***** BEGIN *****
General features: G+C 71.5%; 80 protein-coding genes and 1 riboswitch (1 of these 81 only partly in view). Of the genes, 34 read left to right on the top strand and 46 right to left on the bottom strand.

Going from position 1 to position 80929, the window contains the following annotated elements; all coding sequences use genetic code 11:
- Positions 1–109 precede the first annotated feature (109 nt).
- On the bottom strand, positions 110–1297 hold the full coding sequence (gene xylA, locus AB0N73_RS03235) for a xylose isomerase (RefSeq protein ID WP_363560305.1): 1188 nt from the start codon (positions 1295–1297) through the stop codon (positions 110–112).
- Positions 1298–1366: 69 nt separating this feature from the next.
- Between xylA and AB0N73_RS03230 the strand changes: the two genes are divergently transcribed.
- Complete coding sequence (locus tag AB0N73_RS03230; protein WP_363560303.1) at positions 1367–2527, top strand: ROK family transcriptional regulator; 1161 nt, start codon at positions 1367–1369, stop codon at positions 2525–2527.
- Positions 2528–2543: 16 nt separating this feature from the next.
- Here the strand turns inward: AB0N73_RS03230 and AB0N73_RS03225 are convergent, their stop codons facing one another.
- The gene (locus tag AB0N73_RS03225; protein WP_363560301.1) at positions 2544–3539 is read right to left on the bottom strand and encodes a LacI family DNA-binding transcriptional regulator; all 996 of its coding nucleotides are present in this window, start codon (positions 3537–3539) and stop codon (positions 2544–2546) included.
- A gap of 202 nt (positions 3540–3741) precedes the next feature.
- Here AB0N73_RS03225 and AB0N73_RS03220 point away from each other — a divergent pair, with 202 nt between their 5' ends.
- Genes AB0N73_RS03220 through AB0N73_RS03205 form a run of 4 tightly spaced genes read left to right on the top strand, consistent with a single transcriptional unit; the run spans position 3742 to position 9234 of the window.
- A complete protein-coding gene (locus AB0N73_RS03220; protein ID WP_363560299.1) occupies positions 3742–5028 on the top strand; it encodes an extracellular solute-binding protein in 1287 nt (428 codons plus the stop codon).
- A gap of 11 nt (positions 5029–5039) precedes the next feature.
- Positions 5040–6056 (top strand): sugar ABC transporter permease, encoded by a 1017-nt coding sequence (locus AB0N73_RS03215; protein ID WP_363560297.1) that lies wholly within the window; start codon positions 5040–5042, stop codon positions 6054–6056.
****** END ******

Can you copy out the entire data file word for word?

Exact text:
General features: G+C 71.5%; 80 protein-coding genes and 1 riboswitch (1 of these 81 only partly in view). Of the genes, 34 read left to right on the top strand and 46 right to left on the bottom strand.

Going from position 1 to position 80929, the window contains the following annotated elements; all coding sequences use genetic code 11:
- Positions 1–109 precede the first annotated feature (109 nt).
- On the bottom strand, positions 110–1297 hold the full coding sequence (gene xylA, locus AB0N73_RS03235) for a xylose isomerase (RefSeq protein ID WP_363560305.1): 1188 nt from the start codon (positions 1295–1297) through the stop codon (positions 110–112).
- Positions 1298–1366: 69 nt separating this feature from the next.
- Between xylA and AB0N73_RS03230 the strand changes: the two genes are divergently transcribed.
- Complete coding sequence (locus tag AB0N73_RS03230; protein WP_363560303.1) at positions 1367–2527, top strand: ROK family transcriptional regulator; 1161 nt, start codon at positions 1367–1369, stop codon at positions 2525–2527.
- Positions 2528–2543: 16 nt separating this feature from the next.
- Here the strand turns inward: AB0N73_RS03230 and AB0N73_RS03225 are convergent, their stop codons facing one another.
- The gene (locus tag AB0N73_RS03225; protein WP_363560301.1) at positions 2544–3539 is read right to left on the bottom strand and encodes a LacI family DNA-binding transcriptional regulator; all 996 of its coding nucleotides are present in this window, start codon (positions 3537–3539) and stop codon (positions 2544–2546) included.
- A gap of 202 nt (positions 3540–3741) precedes the next feature.
- Here AB0N73_RS03225 and AB0N73_RS03220 point away from each other — a divergent pair, with 202 nt between their 5' ends.
- Genes AB0N73_RS03220 through AB0N73_RS03205 form a run of 4 tightly spaced genes read left to right on the top strand, consistent with a single transcriptional unit; the run spans position 3742 to position 9234 of the window.
- A complete protein-coding gene (locus AB0N73_RS03220; protein ID WP_363560299.1) occupies positions 3742–5028 on the top strand; it encodes an extracellular solute-binding protein in 1287 nt (428 codons plus the stop codon).
- A gap of 11 nt (positions 5029–5039) precedes the next feature.
- Positions 5040–6056 (top strand): sugar ABC transporter permease, encoded by a 1017-nt coding sequence (locus AB0N73_RS03215; protein ID WP_363560297.1) that lies wholly within the window; start codon positions 5040–5042, stop codon positions 6054–6056.